After Joseph Conrad’s Heart of Darkness but long before Francis Ford Coppola’s Apocalypse Now, John Huston sailed down river with The African Queen, his charming adaptation of C. S. ‘Horatio Hornblower’ Forester’s novel about a prim British missionary teaming up with the grizzled captain of the titular tramp steamer to combat vicious Germans deep in Africa in World War One.
Who do you cast in such roles? Why, Humphrey Bogart and Katherine Hepburn, of course! If you can put to one side the improbability of the southern drawling Hepburn, about as American as can be, playing the sister of the pompous and delightfully British colonial Robert Morley, The African Queen offers much to enjoy. Hepburn had already achieved screen greatness in the 30’s and this would serve as one of several comebacks across ensuing decades, but Bogie was arguably here at the height of a career buoyed by Casablanca and set to be tragically cut short by the end of the 1950’s. Huston nevertheless understands putting these two together is celluloid dynamite; a heady fusion of charismatic big screen prowess as Hollywood sailed into the last decade of its Golden Age of stars, studios and old-fashioned vehicles.
That being said, The African Queen has inspired so much over the last seventy years, it provides a template for the romantic comedy adventure that would be replicated down the decades, be it Robert Zemeckis with Romancing the Stone or even Steven Spielberg’s Indiana Jones and the Temple of Doom. Hepburn and Bogart are the classic reluctant pairing thrown together, who fall in love amidst great adversity.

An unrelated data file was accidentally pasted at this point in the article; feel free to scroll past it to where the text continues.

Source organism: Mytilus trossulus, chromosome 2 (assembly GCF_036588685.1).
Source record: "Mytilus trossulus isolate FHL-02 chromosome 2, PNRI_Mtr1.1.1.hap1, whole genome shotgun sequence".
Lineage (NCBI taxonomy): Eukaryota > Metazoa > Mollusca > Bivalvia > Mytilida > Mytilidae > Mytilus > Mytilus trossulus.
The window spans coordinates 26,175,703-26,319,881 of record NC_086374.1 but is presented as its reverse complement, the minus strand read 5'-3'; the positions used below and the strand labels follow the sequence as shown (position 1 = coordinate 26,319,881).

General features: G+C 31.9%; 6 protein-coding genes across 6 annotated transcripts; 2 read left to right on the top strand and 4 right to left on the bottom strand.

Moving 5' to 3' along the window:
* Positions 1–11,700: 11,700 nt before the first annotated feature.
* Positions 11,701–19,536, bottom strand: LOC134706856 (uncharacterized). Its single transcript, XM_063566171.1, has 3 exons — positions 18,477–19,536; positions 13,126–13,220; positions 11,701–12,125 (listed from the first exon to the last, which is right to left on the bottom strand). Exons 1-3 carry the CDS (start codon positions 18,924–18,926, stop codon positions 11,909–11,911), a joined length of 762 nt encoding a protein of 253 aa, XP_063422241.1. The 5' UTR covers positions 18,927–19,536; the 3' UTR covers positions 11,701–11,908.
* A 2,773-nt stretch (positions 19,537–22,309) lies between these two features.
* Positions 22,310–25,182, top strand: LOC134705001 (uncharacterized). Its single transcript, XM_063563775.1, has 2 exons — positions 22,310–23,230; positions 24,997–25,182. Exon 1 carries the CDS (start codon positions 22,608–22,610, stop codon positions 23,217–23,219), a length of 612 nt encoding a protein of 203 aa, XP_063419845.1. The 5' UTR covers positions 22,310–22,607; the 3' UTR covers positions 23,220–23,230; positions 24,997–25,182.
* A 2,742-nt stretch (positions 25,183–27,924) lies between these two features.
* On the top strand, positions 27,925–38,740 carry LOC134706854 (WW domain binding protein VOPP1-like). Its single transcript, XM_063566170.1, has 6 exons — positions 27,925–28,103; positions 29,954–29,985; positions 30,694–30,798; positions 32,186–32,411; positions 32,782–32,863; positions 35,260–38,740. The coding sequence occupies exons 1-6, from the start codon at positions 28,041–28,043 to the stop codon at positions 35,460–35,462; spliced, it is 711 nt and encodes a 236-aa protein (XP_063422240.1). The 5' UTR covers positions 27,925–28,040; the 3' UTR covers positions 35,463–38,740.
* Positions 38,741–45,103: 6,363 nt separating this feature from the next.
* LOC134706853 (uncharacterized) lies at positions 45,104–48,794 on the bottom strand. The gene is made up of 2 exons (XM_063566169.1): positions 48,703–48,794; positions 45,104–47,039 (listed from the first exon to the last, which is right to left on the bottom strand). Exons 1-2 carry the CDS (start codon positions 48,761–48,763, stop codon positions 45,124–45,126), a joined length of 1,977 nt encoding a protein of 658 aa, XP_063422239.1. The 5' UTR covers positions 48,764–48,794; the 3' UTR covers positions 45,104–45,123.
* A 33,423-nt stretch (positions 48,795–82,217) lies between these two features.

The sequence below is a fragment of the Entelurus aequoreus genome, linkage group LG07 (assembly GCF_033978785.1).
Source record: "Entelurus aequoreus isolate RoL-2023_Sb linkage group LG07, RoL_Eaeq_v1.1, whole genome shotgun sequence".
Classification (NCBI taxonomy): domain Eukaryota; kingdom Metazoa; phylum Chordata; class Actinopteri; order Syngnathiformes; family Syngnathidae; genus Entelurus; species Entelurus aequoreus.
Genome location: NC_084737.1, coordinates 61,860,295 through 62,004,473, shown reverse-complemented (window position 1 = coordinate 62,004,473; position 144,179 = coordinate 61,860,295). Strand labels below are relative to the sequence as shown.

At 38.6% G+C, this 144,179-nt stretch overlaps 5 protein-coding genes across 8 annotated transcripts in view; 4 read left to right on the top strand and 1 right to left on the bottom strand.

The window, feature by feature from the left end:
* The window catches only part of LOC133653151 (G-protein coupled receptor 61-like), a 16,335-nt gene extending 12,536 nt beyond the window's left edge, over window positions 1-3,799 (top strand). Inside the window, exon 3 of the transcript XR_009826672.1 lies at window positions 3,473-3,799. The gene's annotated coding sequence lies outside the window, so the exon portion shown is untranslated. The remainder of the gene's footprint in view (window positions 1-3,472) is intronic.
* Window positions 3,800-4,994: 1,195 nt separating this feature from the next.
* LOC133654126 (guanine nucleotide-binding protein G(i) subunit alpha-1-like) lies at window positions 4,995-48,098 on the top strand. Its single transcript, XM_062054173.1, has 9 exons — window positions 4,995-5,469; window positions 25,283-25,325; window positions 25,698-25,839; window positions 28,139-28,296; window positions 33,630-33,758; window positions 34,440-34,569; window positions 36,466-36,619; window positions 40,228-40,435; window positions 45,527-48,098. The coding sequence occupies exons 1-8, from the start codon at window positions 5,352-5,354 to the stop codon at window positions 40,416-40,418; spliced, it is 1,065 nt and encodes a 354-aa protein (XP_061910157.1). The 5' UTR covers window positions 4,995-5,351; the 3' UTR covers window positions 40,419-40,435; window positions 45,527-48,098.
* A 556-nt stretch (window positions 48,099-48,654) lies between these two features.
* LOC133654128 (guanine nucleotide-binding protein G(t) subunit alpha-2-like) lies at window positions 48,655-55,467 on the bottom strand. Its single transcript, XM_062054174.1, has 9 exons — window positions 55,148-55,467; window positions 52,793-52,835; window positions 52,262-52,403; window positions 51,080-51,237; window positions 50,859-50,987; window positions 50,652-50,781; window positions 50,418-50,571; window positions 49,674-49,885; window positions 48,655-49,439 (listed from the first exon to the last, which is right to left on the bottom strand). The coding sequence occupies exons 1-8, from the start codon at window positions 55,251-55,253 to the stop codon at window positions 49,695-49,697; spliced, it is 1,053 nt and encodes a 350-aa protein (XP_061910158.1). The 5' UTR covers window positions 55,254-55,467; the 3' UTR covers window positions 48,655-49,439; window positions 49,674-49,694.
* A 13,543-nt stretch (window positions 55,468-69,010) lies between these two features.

Though Huston would direct a varied amount of pictures across his career in a multitude of genres, The African Queen is probably his most beloved. It is certainly his most relaxed, well lensed but unafraid to allow Hepburn and Bogie do their thing, trade on their screen personas, and often carry the film at points the script and story might drag a touch. They keep the picture on its feet.
Endlessly screened over the years on television, with several home releases, Eureka Entertainment’s brand new release is nonetheless a triumph in gathering together material new and old which fully illuminates the making of the picture. The extras include:
- Limited Edition Hardbound Slipcase [3000 copies]
- PLUS: A LIMITED EDITION 60-PAGE Perfect Bound Collector’s book featuring archival writing on the film
- Spectacular 4K restoration by ITV and Paramount Pictures
- Optional English subtitles for the deaf and hard-of-hearing
- Uncompressed LPCM audio (original mono)
- Isolated Music & Effects track
- Audio Commentary by cinematographer Jack Cardiff
- Embracing Chaos: Making The African Queen [59 mins] – a comprehensive documentary about the making of the film
- A video interview with co-screenwriter Peter Viertel, author of White Hunter, Black Heart, by filmmaker Michael Scheingraber
- Audio recording of an on-stage NFT discussion about the film with Anjelica Huston and script supervisor Angela Allen from 2010
- Audio recording of the Guardian interview with John Huston at the National Film Theatre in 1981, discussing his work and career
- New video interview with critic Kim Newman
- Newly filmed interview with film historian Neil Sinyard
- Lux Radio Theater adaptation from 1952 with Humphrey Bogart and Greer Garson
- Original theatrical trailer
A joyous experience, The African Queen is redolent in how much it laps up the presence of its magnetic screen icons, with John Huston ensuring the ride is witty and often thrilling as these mismatched lovers sail down their heart of darkness, toward the light. With a release this good to back it up, it’s almost unmissable.
The African Queen is released on BluRay by Eureka Entertainment on November 18th.